In the 1930s, gelatin was considered a modern, cutting-edge food. Dishes like corned beef luncheon salad—which consisted of canned corned beef, plain gelatin, canned peas, vinegar, lemon juice, and occasionally cabbage—were very popular and inexpensive to make. According to Andy Coe, co-author of A Square Meal, the recipe was just “wrong in every possible way” when compared with today’s modern tastes and palate.

6. Frozen Fruit Salad

Served during the holiday season as a special treat, frozen fruit salad was made with canned fruit co*cktail (or your favorite canned fruit), egg yolks, honey, and whipping cream.

One of the dishes Eleanor Roosevelt recommended and promoted with the development of home economics in schools and colleges during the Great Depression was spaghetti with boiled carrots and white sauce. It consists of spaghetti cooked until mushy (about 25 minutes) and mixed with boiled carrots. The white sauce is made from milk, flour, salt, butter or margarine, and a little pepper. After mixing, pour into a tray and bake to make a casserole.

8. Prune Pudding

10 Curious Recipes From the Depression Era (2)

Although he had a taste for fancy meals, President Franklin Delano Roosevelt was served a humble seven-and-a-half-cent lunch, which included deviled eggs in tomato sauce, mashed potatoes, coffee, and, for dessert, prune pudding. Roosevelt’s White House ate modestly in “an act of culinary solidarity with the people who were suffering,” Jane Ziegelman, co-author of A Square Meal, told The New York Times.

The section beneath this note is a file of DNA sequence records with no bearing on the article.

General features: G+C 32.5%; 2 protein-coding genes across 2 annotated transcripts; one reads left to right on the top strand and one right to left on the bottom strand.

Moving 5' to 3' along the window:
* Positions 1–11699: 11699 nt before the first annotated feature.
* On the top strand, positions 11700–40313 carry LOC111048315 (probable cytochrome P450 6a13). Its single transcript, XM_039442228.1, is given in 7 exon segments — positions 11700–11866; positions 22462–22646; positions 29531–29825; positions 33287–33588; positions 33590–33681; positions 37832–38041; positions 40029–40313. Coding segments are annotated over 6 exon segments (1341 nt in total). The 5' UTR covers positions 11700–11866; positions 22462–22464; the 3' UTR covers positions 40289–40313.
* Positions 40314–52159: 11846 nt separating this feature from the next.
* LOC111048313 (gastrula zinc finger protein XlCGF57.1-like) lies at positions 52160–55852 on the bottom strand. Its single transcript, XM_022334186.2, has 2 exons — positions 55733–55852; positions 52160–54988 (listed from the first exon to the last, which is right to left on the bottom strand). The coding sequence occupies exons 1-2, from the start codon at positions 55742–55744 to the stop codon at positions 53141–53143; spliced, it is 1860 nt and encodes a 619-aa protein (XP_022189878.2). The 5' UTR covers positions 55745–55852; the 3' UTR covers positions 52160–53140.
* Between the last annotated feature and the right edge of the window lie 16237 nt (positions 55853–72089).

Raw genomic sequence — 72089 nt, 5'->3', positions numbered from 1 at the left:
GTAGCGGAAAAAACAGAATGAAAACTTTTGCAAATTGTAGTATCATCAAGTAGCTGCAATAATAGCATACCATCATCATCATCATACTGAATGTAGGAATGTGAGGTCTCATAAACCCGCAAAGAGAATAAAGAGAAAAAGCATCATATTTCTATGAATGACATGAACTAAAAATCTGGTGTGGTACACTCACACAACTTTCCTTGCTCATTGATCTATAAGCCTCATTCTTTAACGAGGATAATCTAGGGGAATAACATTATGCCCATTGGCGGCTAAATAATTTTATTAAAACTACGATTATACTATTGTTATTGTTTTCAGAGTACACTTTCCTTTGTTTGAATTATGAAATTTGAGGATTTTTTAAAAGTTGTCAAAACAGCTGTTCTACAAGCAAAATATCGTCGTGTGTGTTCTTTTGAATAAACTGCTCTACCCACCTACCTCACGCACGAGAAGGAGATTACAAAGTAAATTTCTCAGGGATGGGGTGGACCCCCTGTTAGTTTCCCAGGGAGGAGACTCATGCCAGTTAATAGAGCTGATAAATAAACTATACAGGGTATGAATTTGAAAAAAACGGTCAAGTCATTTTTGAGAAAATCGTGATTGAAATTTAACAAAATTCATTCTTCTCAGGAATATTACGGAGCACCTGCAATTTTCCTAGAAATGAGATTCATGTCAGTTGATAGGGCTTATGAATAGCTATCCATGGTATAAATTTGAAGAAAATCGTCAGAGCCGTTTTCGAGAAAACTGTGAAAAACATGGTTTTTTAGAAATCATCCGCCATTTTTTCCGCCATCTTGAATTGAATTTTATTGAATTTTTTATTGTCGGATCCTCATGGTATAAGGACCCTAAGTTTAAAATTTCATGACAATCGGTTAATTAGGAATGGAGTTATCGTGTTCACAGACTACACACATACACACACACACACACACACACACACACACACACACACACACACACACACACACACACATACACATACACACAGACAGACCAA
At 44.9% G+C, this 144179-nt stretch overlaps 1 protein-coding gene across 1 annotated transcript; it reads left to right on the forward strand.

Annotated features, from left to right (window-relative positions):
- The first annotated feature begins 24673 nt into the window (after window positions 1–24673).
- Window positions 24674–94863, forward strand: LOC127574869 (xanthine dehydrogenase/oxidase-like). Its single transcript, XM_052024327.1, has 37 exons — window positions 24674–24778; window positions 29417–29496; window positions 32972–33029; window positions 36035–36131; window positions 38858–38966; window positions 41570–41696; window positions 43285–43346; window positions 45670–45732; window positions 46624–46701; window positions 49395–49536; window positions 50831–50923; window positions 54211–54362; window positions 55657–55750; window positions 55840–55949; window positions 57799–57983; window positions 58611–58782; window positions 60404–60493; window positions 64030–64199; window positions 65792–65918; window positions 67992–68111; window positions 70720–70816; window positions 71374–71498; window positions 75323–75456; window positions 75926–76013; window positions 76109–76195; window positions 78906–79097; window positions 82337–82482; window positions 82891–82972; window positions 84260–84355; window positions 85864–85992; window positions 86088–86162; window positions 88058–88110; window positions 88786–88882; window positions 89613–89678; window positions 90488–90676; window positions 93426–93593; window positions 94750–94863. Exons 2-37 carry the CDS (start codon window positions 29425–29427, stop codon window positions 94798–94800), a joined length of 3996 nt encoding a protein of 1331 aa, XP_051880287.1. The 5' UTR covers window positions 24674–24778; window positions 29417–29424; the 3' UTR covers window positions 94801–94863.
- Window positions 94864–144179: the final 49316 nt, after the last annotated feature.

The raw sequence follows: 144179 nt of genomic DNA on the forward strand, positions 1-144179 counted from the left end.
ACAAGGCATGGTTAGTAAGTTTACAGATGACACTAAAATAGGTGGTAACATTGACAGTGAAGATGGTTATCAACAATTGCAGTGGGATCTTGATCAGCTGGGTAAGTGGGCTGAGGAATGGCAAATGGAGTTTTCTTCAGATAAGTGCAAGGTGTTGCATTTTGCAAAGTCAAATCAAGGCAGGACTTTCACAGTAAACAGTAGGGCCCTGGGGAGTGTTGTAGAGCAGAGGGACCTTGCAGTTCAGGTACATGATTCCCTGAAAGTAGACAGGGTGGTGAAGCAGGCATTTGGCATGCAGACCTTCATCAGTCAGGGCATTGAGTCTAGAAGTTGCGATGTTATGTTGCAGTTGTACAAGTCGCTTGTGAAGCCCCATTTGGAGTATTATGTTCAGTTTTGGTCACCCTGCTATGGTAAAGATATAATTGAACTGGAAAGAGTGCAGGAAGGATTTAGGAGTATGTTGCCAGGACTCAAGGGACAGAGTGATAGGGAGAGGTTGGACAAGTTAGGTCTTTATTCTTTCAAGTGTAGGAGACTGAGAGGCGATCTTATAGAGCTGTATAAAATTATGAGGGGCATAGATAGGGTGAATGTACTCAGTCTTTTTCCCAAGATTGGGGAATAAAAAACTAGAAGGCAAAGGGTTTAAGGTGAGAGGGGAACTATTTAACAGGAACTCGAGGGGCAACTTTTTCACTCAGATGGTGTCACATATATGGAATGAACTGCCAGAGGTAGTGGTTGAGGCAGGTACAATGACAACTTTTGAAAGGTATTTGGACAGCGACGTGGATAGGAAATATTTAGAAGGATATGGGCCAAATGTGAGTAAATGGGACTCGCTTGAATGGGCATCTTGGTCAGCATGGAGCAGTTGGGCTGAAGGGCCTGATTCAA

Most For Your Money Cookbook, published in 1938, offers two recipes for buttermilk soup. The first involves adding raisins, some nutmeg, sugar, salt, and a lemon peel to a quart of buttermilk; bring that to a boil, then add rice. Cover and “boil slowly until rice is soft.” The authors note that “Buttermilk should sell for less than half the price of fresh milk ... which makes the above soup one of the cheapest and most nutritious we know, besides being a novel change from the usual run of soups.”

10. Dandelion Salad

Guides like 1937’s Americas Cookbook recommended using dandelion greens in a number of recipes, including salads. In the video above, you can watch Clara whip up a dandelion salad, which she noted was “free and good for you”—in fact, dandelions are a nutrient-rich superfood. She dug her dandelions right out of her backyard by the roots; next, she removed the flowers (although they’re also edible) and dead leaves and washed them rigorously to get rid of all the dirt. Clara dressed the salad with lemon juice, olive oil, and salt.

A version of this story ran in 2016; it has been updated for 2021.

10 Curious Recipes From the Depression Era (2024)


10 Curious Recipes From the Depression Era? ›